As always, my To Do list was overly ambitious and I cannot cross off everything. But I got some things done and, most importantly, moved forward a project that required from me a stringent focus.

In the quiet, I noticed a few things:

The words I shared with others felt to me differently significant, breaking silence like breaking bread.

I like the hubbub of family life and neighborhood. Some quiet is good, and balance is necessary.

I am grateful for nurtured relationships with friends, neighbor friends and park friends and friends with whom to share different types of events.

This experience of quiet will help me appreciate the gift of spoken word, of shared daily life, of relationships. What a gift!

Quieting Our Souls: Solitude

So many shades of blue

So many shades of blue

Born and raised in SoCal, most of my life has been lived within 20 minutes of the coast.

Until now, when the coast is at best 30 minutes away and at worst, an hour+.

I have noticed lately an intense craving to be near the water. The local reservoirs, and the two or three hikes within sight of them, come close but not quite. I need to see, hear, smell salt water lapping shore, sea gulls squawking overhead, and feel sand between my toes.

Yes, oh yes, but it's not the ocean

Yes, oh yes, but it’s not the ocean

Happy beach dogs

Happy beach dogs

The beach invites me into solitude, a reminder of God’s Great-Big-ness and my comparable insignificance. And yet, I am loved and held and cared for by the God who created such overwhelming beauty.

beach invitation

“Come to me, all you who are weary and burdened, and I will give you rest” (Matthew 11:28).

Beach sound quiets my soul. Meanwhile, I strain to hear beach sound while the noise of life grows clamorous. I crave solitude.

My personality inclines itself to solitude but it doesn’t always come easy. When Teen was a toddler I read that those with my personality type need an hour or more of solitude each day to maintain emotional health – I squawked in laughter like my sea gull friends! How does a mom of littles get even a few minutes of solitude? Gracious me, I was lucky if I could shut the bathroom door without a child in there with me!

As the kids get older you do get some of your own life back (hope for my mom-of-littles friends!), and solitude becomes a more achievable goal. Gym time, walking the dog, silence rather than radio in the car (often on the way to pick up a kid or a carpool – silence until the kids get in the car, and then they’re so noisy they often don’t notice the music isn’t on, and I get to eavesdrop on their chatter), and a big YAY for uninterrupted writing time.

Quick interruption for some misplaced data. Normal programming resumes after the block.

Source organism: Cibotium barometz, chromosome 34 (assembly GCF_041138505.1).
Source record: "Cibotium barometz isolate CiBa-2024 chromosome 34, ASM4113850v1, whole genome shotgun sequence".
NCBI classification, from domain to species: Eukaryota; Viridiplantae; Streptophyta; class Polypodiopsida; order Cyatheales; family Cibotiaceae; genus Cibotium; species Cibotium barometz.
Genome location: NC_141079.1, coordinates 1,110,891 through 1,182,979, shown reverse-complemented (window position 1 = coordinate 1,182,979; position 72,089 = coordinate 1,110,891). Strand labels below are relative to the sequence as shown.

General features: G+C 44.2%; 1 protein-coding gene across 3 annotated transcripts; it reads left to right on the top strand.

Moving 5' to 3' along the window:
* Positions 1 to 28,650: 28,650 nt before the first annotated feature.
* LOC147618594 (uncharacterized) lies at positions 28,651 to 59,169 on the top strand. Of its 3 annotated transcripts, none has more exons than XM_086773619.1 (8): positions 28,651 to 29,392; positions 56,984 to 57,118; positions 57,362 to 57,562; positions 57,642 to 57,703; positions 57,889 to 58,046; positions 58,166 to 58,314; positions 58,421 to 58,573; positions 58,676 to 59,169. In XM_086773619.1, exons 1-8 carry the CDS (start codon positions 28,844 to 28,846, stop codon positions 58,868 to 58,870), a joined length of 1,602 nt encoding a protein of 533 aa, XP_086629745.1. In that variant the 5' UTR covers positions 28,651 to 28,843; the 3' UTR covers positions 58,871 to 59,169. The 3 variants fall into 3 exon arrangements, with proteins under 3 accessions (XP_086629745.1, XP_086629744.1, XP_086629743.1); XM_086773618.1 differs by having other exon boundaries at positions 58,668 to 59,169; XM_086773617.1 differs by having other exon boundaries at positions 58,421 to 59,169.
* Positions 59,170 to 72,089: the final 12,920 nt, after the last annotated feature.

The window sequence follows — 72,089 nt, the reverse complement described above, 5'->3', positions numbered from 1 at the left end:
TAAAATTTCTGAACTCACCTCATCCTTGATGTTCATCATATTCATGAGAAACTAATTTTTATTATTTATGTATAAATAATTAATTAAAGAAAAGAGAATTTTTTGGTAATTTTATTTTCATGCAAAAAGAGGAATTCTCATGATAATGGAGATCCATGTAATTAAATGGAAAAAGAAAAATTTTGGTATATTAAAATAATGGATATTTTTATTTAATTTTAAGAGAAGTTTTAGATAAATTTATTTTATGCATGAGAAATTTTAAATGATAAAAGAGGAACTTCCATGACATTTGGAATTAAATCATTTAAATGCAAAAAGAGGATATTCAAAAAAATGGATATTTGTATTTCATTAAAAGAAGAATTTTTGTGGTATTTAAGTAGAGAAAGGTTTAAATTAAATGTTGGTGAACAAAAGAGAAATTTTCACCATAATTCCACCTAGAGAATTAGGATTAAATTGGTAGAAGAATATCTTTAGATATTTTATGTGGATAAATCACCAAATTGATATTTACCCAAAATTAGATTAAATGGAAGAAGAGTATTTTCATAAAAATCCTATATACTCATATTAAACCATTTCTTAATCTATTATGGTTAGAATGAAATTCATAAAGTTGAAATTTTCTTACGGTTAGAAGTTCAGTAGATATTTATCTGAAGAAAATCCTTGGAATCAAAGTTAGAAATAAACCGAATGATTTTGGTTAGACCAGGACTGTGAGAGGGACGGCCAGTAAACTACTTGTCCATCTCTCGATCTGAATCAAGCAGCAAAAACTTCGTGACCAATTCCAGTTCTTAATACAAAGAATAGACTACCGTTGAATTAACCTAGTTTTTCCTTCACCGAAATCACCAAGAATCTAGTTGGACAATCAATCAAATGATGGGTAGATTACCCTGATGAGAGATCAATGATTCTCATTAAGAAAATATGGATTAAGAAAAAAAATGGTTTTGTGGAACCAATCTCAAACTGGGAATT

I get a little Cuckoo for Cocoa Puffs when I haven’t had enough solitude. This quote from Ruth Haley Barton’s Invitation to Solitude and Silence sums it up well:

“I try to run into God’s arms and give myself to his embrace, but I am holding lots of stuff, and it gets in the way. The baggage I am carrying makes me clumsy and hard to hug” (p45).

Clumsy and hard to hug – I don’t know how to hug myself, let alone anyone else, until I have sorted through my soul’s detritus with Jesus.

So here’s to finding small and big ways to include time for solitude in the schedule!

Connect
Where do you go to be alone, and why?

Study
Read aloud Mark 6:31-34, 45-57.
Describe the situation in which Jesus invites His disciples to come away. What did He intend for them (vv. 31-32)?
Jesus’ plans for solitude were interrupted by the crowd. How did He handle it (vv. 33-34)?What did Jesus do when He finally got away (v. 46)?

Live
Does the idea of solitude thrill or threaten you? Explain.
How is the spiritual practice of solitude like/unlike simply being alone?
What ‘noise’ keeps you from quieting your soul, and what can you do to turn down the volume?
When have you experienced a “crowd” in your solitary place? How did you handle it?
How could solitude focus your prayers and help you seek God?
Which Faith Training Exercises have you tried recently? Share joys and struggles. Which exercises might God call you to this week, and why?
What is Jesus saying to you through this passage and how will you respond?

Pray
Pray that God will use your spiritual training to make you fit in new ways for Christ.

birds

“Be still and know that I am God; I will be exalted among the nations, I will be exalted in the earth” (Psalm 46:10).